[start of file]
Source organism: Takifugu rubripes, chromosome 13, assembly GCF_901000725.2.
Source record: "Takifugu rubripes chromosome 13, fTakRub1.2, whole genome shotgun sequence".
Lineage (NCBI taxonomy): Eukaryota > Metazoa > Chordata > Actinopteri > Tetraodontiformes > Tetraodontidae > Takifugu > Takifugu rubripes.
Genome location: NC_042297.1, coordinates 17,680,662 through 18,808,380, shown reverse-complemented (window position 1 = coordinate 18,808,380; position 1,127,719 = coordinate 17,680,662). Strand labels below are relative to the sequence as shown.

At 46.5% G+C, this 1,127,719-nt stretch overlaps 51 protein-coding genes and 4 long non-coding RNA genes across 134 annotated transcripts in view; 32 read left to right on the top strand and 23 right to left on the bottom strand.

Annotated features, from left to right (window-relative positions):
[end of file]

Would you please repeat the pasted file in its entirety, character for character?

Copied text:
Source organism: Takifugu rubripes, chromosome 13, assembly GCF_901000725.2.
Source record: "Takifugu rubripes chromosome 13, fTakRub1.2, whole genome shotgun sequence".
Lineage (NCBI taxonomy): Eukaryota > Metazoa > Chordata > Actinopteri > Tetraodontiformes > Tetraodontidae > Takifugu > Takifugu rubripes.
Genome location: NC_042297.1, coordinates 17,680,662 through 18,808,380, shown reverse-complemented (window position 1 = coordinate 18,808,380; position 1,127,719 = coordinate 17,680,662). Strand labels below are relative to the sequence as shown.

At 46.5% G+C, this 1,127,719-nt stretch overlaps 51 protein-coding genes and 4 long non-coding RNA genes across 134 annotated transcripts in view; 32 read left to right on the top strand and 23 right to left on the bottom strand.

Annotated features, from left to right (window-relative positions):